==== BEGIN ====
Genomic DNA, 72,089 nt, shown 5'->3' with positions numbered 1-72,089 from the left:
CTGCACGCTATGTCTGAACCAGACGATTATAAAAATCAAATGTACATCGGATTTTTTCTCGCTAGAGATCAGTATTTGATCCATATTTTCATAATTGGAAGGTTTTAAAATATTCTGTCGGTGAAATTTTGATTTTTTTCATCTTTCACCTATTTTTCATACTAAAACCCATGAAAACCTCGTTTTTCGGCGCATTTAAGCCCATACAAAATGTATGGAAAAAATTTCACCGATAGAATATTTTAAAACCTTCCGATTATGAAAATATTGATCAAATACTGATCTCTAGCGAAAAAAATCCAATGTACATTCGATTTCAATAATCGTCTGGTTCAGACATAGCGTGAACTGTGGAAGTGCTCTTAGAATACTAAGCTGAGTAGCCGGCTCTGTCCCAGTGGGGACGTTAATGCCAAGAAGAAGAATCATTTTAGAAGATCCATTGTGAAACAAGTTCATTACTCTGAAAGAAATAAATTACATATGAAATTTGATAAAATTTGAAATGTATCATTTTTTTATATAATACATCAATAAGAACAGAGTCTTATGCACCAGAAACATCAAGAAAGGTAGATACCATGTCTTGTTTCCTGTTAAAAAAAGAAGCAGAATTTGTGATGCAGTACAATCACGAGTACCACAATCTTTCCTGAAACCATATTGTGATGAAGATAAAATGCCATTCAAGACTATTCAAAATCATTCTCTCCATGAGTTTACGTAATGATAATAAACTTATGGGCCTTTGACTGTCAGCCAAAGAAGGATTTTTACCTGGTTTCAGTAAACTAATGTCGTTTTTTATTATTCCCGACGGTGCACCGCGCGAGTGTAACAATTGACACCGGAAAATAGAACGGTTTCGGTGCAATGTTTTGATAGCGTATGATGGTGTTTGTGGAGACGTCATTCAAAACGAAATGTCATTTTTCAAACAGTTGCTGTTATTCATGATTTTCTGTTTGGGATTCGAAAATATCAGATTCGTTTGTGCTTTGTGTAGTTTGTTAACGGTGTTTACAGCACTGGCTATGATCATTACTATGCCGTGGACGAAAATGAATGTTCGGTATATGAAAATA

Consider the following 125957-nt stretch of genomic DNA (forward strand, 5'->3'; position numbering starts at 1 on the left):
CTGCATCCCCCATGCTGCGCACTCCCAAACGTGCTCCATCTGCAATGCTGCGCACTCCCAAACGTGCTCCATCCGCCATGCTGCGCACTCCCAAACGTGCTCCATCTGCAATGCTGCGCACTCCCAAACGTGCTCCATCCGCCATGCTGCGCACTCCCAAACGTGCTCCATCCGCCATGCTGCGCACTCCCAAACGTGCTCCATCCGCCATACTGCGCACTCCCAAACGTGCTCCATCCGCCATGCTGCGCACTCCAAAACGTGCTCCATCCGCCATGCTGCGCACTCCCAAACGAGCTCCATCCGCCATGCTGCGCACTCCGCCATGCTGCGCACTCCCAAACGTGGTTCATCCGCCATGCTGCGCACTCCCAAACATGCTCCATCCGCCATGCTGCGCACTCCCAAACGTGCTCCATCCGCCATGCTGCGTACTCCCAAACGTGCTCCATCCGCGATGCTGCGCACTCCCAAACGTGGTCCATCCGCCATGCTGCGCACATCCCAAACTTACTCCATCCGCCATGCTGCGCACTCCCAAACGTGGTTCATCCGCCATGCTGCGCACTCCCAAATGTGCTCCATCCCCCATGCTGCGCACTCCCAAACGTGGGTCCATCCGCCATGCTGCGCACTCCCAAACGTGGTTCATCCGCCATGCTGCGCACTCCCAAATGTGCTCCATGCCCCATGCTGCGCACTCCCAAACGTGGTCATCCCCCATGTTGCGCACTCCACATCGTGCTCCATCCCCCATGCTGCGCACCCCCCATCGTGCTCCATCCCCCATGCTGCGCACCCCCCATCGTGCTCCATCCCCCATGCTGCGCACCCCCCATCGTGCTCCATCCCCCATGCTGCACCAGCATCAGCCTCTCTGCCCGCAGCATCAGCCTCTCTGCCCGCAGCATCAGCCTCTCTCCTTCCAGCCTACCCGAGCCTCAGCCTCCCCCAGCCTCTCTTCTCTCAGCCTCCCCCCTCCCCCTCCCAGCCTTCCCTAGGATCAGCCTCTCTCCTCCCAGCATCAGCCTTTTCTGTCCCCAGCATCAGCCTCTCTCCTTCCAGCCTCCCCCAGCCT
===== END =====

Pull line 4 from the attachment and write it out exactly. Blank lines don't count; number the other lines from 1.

CTGCATCCCCCATGCTGCGCACTCCCAAACGTGCTCCATCTGCAATGCTGCGCACTCCCAAACGTGCTCCATCCGCCATGCTGCGCACTCCCAAACGTGCTCCATCTGCAATGCTGCGCACTCCCAAACGTGCTCCATCCGCCATGCTGCGCACTCCCAAACGTGCTCCATCCGCCATGCTGCGCACTCCCAAACGTGCTCCATCCGCCATACTGCGCACTCCCAAACGTGCTCCATCCGCCATGCTGCGCACTCCAAAACGTGCTCCATCCGCCATGCTGCGCACTCCCAAACGAGCTCCATCCGCCATGCTGCGCACTCCGCCATGCTGCGCACTCCCAAACGTGGTTCATCCGCCATGCTGCGCACTCCCAAACATGCTCCATCCGCCATGCTGCGCACTCCCAAACGTGCTCCATCCGCCATGCTGCGTACTCCCAAACGTGCTCCATCCGCGATGCTGCGCACTCCCAAACGTGGTCCATCCGCCATGCTGCGCACATCCCAAACTTACTCCATCCGCCATGCTGCGCACTCCCAAACGTGGTTCATCCGCCATGCTGCGCACTCCCAAATGTGCTCCATCCCCCATGCTGCGCACTCCCAAACGTGGGTCCATCCGCCATGCTGCGCACTCCCAAACGTGGTTCATCCGCCATGCTGCGCACTCCCAAATGTGCTCCATGCCCCATGCTGCGCACTCCCAAACGTGGTCATCCCCCATGTTGCGCACTCCACATCGTGCTCCATCCCCCATGCTGCGCACCCCCCATCGTGCTCCATCCCCCATGCTGCGCACCCCCCATCGTGCTCCATCCCCCATGCTGCGCACCCCCCATCGTGCTCCATCCCCCATGCTGCACCAGCATCAGCCTCTCTGCCCGCAGCATCAGCCTCTCTGCCCGCAGCATCAGCCTCTCTCCTTCCAGCCTACCCGAGCCTCAGCCTCCCCCAGCCTCTCTTCTCTCAGCCTCCCCCCTCCCCCTCCCAGCCTTCCCTAGGATCAGCCTCTCTCCTCCCAGCATCAGCCTTTTCTGTCCCCAGCATCAGCCTCTCTCCTTCCAGCCTCCCCCAGCCT